Finding Better Ways To Use Your Money

A key focus of my blog is Financial Literacy/Money. According to talk show host and writer Dave Ramsey, wise money management is 20% head knowledge and 80% behavior. While the smaller percentage of the two, the 20% is critical though. The following contributed post is entitled, Finding Better Ways To Use Your Money.

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Money management isn’t a talent that comes naturally to everyone. If you feel that you don’t live life in a fiscally responsible manner, however, then there are things you can do about that. It’s never too late to make an improvement to your personal finances. It all comes down to spending and saving your money in a well-balanced way, at the end of the day. You don’t want to save everything – certain expenses are unavoidable, anyway. But you also don’t want to waste your earnings. It’s time to find better ways to use your money, and here are some helpful suggestions.

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Reduce unnecessary expenditures.
The best way to use your money is to cut back on wasteful expenses so you have more available income for the important costs in life. For starters, if you know you’re prone to splurging as the result of certain spending triggers such as feeling bored or stressed out, then it’s important to master the art of self-restraint. You might even want to take out a small sum of money for “non-essential expenditures” on a monthly basis. That way, if you do want to treat yourself to luxuries, you’ll be limited in terms of what you can buy. This will train you to be disciplined, but it’ll also prevent you from being too destructive if a shopping urge overcomes you. You just need to be a conscious consumer.

It might even be a smart idea to keep a small amount of cash on you and leave your credit cards at home when you go shopping. Of course, luxury expenditures are a small part of the problem, but you can reduce unnecessary basic expenditures, too. You need to keep your home heated, for example, but you could reduce your energy bills by insulating your windows with thicker glazing and getting draft excluders for doors. If you want to start finding better ways to use your money, then you need to start by noticing examples of wasteful spending in your life and making the necessary changes.

Make good investments.
As mentioned in the introduction, you don’t want to simply save everything you own. Whilst you should protect your earnings, leaving them in your bank account to collect dust won’t help you in the long-term. You need to start investing some of your money so you can increase your wealth. Your salary might cover your present-day costs, but what about the future? Building up a portfolio of strong investments will help you to make money for your retirement or your children when they go to college or move out and get their own homes. You could consider investing in the property market. You might even want to get real estate training so you can figure out how the industry works. You can make a lot of money from selling or leasing properties. It’s a worthwhile investment opportunity.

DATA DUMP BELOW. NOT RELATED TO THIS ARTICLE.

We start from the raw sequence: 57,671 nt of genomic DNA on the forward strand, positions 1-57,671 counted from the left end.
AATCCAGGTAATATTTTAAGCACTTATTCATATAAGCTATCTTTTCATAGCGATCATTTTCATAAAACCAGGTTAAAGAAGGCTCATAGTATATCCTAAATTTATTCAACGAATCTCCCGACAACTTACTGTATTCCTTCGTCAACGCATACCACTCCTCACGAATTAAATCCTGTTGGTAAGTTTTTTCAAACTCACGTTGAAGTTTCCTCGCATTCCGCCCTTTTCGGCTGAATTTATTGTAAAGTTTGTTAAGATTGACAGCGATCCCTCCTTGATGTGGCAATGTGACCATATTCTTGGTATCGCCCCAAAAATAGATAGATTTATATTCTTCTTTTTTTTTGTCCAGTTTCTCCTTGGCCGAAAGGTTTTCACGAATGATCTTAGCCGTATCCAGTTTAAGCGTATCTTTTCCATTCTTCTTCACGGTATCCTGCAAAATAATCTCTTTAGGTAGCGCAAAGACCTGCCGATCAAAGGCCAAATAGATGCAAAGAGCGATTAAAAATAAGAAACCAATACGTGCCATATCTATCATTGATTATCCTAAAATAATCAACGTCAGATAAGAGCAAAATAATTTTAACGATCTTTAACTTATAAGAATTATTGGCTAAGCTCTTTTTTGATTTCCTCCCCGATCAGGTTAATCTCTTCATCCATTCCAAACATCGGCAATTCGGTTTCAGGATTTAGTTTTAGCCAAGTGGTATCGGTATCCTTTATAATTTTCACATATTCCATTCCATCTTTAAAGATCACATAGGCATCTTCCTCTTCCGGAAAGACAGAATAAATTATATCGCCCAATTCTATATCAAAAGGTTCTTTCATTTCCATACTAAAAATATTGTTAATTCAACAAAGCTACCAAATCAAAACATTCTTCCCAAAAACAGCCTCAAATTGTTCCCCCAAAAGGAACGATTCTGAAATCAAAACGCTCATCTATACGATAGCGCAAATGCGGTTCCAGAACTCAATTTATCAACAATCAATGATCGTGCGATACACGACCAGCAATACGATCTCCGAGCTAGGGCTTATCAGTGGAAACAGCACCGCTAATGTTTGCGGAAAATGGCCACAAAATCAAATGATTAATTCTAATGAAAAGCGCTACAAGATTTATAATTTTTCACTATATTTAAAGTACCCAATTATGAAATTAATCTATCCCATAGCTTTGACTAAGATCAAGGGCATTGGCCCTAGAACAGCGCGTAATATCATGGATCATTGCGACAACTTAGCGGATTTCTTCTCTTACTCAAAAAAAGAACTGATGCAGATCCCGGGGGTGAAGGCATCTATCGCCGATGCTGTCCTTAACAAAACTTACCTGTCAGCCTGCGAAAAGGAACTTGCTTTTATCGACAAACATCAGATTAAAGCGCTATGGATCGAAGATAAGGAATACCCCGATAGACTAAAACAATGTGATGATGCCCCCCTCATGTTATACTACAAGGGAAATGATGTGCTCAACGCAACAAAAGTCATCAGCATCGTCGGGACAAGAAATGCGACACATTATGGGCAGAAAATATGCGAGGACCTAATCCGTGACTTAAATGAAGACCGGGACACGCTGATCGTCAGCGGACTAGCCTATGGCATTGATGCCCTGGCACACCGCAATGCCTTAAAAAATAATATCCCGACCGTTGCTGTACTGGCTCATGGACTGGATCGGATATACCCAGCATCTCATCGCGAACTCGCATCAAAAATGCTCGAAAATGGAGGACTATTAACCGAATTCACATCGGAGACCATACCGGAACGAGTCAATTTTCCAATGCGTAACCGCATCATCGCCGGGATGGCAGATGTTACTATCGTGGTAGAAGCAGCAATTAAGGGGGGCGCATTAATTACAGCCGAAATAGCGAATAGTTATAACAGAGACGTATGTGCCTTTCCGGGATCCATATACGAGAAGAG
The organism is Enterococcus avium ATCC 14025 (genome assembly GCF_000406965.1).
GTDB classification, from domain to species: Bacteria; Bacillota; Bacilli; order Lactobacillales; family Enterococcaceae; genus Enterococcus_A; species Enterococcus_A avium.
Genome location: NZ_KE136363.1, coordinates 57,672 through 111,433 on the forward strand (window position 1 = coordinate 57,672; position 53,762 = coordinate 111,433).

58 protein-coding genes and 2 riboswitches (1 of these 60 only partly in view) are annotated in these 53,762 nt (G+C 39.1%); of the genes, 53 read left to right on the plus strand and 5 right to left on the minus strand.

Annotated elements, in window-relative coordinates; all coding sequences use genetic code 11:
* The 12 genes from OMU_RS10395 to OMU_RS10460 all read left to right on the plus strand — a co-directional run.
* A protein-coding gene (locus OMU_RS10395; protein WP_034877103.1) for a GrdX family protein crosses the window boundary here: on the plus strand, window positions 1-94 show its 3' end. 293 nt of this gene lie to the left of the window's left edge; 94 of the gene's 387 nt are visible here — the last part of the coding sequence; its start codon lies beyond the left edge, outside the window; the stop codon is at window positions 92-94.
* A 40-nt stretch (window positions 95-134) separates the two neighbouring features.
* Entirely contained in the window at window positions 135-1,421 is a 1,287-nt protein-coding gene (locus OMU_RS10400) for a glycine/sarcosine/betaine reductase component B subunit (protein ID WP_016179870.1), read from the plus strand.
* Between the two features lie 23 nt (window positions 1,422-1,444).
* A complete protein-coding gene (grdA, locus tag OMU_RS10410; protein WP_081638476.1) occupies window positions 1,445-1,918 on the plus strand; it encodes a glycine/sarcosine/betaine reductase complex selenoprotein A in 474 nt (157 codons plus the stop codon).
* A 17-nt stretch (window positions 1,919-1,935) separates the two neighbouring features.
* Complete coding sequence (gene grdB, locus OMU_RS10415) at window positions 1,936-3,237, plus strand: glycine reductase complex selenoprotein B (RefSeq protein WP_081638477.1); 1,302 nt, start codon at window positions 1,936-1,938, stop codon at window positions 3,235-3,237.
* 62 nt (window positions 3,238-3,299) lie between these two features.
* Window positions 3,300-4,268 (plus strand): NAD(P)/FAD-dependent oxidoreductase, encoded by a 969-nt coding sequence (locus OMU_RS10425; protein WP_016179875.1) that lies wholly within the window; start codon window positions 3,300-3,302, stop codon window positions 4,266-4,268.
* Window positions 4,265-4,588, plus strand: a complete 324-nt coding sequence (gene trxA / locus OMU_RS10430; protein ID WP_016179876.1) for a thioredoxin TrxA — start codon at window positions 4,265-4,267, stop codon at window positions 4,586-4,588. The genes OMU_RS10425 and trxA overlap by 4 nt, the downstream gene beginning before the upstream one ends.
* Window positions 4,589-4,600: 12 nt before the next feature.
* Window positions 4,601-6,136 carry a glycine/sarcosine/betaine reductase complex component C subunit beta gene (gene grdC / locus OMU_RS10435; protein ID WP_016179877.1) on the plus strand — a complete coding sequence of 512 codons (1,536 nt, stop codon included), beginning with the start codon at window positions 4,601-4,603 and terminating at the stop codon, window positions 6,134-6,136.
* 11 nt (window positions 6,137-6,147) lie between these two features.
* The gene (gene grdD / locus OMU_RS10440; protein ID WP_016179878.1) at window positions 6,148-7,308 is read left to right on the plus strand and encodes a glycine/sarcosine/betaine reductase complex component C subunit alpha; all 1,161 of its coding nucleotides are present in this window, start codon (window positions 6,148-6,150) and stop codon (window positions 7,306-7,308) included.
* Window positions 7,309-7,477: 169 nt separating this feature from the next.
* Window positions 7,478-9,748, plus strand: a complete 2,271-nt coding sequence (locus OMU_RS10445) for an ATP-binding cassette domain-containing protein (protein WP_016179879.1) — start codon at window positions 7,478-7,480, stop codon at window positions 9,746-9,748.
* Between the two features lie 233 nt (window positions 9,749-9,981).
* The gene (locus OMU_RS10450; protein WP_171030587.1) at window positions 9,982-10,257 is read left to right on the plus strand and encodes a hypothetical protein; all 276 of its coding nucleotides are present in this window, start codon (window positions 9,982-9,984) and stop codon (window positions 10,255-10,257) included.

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Start paying yourself first.
Thinking about the future is the best way to ensure you use your money wisely. That’s why you need to start paying yourself first. Earlier, we talked about practicing discipline and reducing your monthly spending. Well, one of the easiest ways to achieve this is to remove temptation. In other words, put a portion of your paycheck into your savings on a regular basis. In fact, you should do it on your payday. That way, you don’t have to worry about overcoming the urge to dip into your bank account and take out money for non-essential purchases; you’ll already have moved that money. Start paying yourself first, and you’ll be much wealthier in the long run.

Author: anwaryusef

Anwar Y. Dunbar is a Regulatory Scientist. Being a naturally curious person, he is also a student of all things. He earned his Ph.D. in Pharmacology from the University of Michigan and his Bachelor’s Degree in General Biology from Johnson C. Smith University (JCSU). Prior to starting the Big Words Blog Site, Anwar published and contributed to numerous research articles in competitive scientific journals reporting on his research from graduate school and postdoctoral years. After falling in love with writing, he contributed to the now defunct, and the Edvocate where he regularly wrote about: Education-related stories/topics, Science, Technology, Engineering and Mathematics (STEM), Financial Literacy; as well as conducted interviews with notable individuals such as actor and author Hill Harper. Having many influences, one of his most notable heroes is author, intellectual and speaker, Malcolm Gladwell, author of books including Outliers and David and Goliath. Anwar has his hands in many, many activities. In addition to writing, Anwar actively mentors youth, works to spread awareness of STEM careers, serves on the Board of Directors of the Friends of the David M. Brown Arlington Planetarium, serves as Treasurer for the JCSU Washington, DC Alumni Chapter, and is active in the Dave Ramsey Financial Peace Ministry at the Alfred Street Baptist Church. He also tutors in the subjects of biology, chemistry and physics. Along with his multi-talented older brother Amahl Dunbar (designer of the Big Words logos, inventor and a plethora of other things), Anwar is a “Fanboy” and really enjoys Science-Fiction and Superhero movies including but not restricted to Captain America Civil War, Batman vs. Superman: Dawn of Justice, and Prometheus. He is a proud native of Buffalo, NY.